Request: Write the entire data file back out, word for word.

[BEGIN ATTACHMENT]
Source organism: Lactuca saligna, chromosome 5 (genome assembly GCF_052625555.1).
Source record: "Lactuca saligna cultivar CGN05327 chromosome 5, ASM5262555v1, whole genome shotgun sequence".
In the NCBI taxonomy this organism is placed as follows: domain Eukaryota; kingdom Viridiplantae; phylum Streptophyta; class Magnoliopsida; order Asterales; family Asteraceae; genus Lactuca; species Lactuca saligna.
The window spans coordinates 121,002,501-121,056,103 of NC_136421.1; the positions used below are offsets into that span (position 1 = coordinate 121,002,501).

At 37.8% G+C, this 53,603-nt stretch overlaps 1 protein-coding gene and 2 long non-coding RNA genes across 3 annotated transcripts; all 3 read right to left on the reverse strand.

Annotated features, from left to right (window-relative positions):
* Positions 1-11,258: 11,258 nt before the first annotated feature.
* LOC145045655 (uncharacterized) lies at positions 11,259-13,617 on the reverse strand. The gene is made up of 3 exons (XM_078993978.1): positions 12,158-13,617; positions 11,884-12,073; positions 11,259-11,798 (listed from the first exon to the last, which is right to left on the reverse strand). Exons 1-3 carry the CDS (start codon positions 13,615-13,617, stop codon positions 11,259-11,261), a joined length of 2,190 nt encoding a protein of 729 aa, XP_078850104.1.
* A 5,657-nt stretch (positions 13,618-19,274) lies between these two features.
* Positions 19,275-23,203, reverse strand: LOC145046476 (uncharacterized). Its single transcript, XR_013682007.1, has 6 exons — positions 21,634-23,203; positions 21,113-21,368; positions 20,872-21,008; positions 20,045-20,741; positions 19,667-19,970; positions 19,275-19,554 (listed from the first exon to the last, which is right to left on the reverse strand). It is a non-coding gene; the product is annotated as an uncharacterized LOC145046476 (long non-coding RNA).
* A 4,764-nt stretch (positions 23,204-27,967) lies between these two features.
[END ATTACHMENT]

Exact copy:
Source organism: Lactuca saligna, chromosome 5 (genome assembly GCF_052625555.1).
Source record: "Lactuca saligna cultivar CGN05327 chromosome 5, ASM5262555v1, whole genome shotgun sequence".
In the NCBI taxonomy this organism is placed as follows: domain Eukaryota; kingdom Viridiplantae; phylum Streptophyta; class Magnoliopsida; order Asterales; family Asteraceae; genus Lactuca; species Lactuca saligna.
The window spans coordinates 121,002,501-121,056,103 of NC_136421.1; the positions used below are offsets into that span (position 1 = coordinate 121,002,501).

At 37.8% G+C, this 53,603-nt stretch overlaps 1 protein-coding gene and 2 long non-coding RNA genes across 3 annotated transcripts; all 3 read right to left on the reverse strand.

Annotated features, from left to right (window-relative positions):
* Positions 1-11,258: 11,258 nt before the first annotated feature.
* LOC145045655 (uncharacterized) lies at positions 11,259-13,617 on the reverse strand. The gene is made up of 3 exons (XM_078993978.1): positions 12,158-13,617; positions 11,884-12,073; positions 11,259-11,798 (listed from the first exon to the last, which is right to left on the reverse strand). Exons 1-3 carry the CDS (start codon positions 13,615-13,617, stop codon positions 11,259-11,261), a joined length of 2,190 nt encoding a protein of 729 aa, XP_078850104.1.
* A 5,657-nt stretch (positions 13,618-19,274) lies between these two features.
* Positions 19,275-23,203, reverse strand: LOC145046476 (uncharacterized). Its single transcript, XR_013682007.1, has 6 exons — positions 21,634-23,203; positions 21,113-21,368; positions 20,872-21,008; positions 20,045-20,741; positions 19,667-19,970; positions 19,275-19,554 (listed from the first exon to the last, which is right to left on the reverse strand). It is a non-coding gene; the product is annotated as an uncharacterized LOC145046476 (long non-coding RNA).
* A 4,764-nt stretch (positions 23,204-27,967) lies between these two features.